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Earnings Inequality in India: Has the Rise of Caste and Religion Based Politics in India had an Impact?

  • Sumon Kumar Bhaumik


  • Manisha Chakrabarty

Since 1989, there has been a sharp increase in the role of caste and religion in determining political fortunes at both state and federal levels in India. As a consequence, significant intercaste and inter-religion differences in earnings have the potential to stall the process of economic reforms. Yet, the patterns and determinants of such differences remain unexplored. We address this lacuna in the literature, and explore the determinants of the differences in inter-caste and inter-religion earnings in India during the 1987-99 period, using the 43rd and 55th rounds of National Sample Survey (NSS). Our results suggest that (a) earnings differences between “upper” castes and SC/ST have declined between 1987 and 1999, (b) over the same period, earnings differences between Muslims and non-Muslims have increased, to the detriment of the former, and (c) inter-caste and inter-religion differences in earnings can be explained largely by corresponding differences in educational endowment and returns on age (and, hence, experience). However, differences in returns on education do not explain inter-caste and interreligion earnings differences to a great extent.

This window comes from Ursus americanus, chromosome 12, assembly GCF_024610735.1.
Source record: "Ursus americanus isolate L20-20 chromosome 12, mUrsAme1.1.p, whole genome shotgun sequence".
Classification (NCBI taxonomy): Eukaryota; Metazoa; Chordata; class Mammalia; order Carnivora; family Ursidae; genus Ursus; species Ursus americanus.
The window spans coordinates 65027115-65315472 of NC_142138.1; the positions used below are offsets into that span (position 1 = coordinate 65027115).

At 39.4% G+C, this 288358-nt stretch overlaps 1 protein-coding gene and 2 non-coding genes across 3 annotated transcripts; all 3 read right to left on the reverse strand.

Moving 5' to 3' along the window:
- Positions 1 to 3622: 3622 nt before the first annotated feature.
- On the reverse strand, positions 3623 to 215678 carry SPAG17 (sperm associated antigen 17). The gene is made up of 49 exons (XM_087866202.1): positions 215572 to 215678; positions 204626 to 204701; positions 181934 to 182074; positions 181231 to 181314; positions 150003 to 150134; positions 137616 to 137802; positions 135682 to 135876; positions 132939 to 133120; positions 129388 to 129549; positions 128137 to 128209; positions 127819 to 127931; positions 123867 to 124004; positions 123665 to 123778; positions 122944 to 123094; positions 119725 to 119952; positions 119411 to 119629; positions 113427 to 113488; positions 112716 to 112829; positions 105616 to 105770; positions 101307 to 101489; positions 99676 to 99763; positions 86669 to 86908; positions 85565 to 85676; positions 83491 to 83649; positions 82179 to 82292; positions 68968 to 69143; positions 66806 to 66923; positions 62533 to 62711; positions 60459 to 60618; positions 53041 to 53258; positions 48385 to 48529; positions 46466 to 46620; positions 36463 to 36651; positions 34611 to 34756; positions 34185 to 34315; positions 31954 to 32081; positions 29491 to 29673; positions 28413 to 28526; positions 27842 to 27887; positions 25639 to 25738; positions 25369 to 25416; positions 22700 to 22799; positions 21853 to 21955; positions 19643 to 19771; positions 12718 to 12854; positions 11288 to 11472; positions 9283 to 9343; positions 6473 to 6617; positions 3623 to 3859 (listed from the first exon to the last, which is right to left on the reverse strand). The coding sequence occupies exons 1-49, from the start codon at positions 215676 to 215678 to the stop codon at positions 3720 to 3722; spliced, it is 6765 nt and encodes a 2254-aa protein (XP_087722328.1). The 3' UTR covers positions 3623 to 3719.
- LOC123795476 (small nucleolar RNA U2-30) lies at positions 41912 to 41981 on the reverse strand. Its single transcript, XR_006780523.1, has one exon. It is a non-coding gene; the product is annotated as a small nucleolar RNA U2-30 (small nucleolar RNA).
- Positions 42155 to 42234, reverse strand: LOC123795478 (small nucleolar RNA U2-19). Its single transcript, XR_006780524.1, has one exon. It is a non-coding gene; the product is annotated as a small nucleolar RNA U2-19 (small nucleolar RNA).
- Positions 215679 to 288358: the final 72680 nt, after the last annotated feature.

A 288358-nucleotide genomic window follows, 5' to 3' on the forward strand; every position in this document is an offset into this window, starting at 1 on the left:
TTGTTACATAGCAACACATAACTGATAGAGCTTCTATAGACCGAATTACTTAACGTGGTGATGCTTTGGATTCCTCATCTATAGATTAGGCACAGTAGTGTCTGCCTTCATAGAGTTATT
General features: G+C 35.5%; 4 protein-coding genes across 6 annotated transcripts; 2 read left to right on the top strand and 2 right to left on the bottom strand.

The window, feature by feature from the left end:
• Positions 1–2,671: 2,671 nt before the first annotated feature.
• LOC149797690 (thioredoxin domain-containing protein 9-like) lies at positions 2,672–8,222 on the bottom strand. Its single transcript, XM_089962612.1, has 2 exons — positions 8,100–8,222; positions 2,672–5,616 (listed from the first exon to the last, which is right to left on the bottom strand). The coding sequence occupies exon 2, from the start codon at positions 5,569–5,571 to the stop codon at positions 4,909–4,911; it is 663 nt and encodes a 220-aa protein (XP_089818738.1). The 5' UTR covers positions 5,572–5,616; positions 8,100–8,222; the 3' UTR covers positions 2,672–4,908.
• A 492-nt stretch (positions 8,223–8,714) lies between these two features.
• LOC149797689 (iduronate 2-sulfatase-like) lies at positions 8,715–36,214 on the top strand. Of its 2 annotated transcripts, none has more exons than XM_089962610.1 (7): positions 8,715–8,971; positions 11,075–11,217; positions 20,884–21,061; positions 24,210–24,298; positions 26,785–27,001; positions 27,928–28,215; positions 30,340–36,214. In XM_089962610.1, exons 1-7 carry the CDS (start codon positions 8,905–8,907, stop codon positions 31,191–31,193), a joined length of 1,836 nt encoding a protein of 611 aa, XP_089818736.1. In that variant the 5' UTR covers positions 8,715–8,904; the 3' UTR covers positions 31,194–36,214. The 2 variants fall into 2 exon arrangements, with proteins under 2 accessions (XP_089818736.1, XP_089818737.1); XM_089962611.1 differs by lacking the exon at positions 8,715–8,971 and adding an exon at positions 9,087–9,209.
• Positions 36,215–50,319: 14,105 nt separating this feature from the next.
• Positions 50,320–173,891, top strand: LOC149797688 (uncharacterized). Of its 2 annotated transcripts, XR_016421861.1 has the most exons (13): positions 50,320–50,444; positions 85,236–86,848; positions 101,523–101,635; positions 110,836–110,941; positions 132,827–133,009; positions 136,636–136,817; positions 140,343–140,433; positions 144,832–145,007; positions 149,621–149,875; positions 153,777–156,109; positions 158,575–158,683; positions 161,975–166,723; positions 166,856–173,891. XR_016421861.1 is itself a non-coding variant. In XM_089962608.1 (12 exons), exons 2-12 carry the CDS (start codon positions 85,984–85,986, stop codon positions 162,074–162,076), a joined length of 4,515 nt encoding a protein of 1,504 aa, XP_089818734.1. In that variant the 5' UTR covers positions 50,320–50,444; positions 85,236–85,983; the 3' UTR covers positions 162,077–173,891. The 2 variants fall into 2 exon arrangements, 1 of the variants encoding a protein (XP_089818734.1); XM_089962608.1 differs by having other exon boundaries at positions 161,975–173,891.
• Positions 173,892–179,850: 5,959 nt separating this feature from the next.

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Paper provided by William Davidson Institute at the University of Michigan in its series William Davidson Institute Working Papers Series with number 819.

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Length: pages
Date of creation: 01 Mar 2006
Date of revision:
Handle: RePEc:wdi:papers:2006-819
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  1. Angus Deaton & Jean Dreze, 2002. "Poverty and Inequality in India: A Re-Examination," Working Papers 184, Princeton University, Woodrow Wilson School of Public and International Affairs, Research Program in Development Studies..
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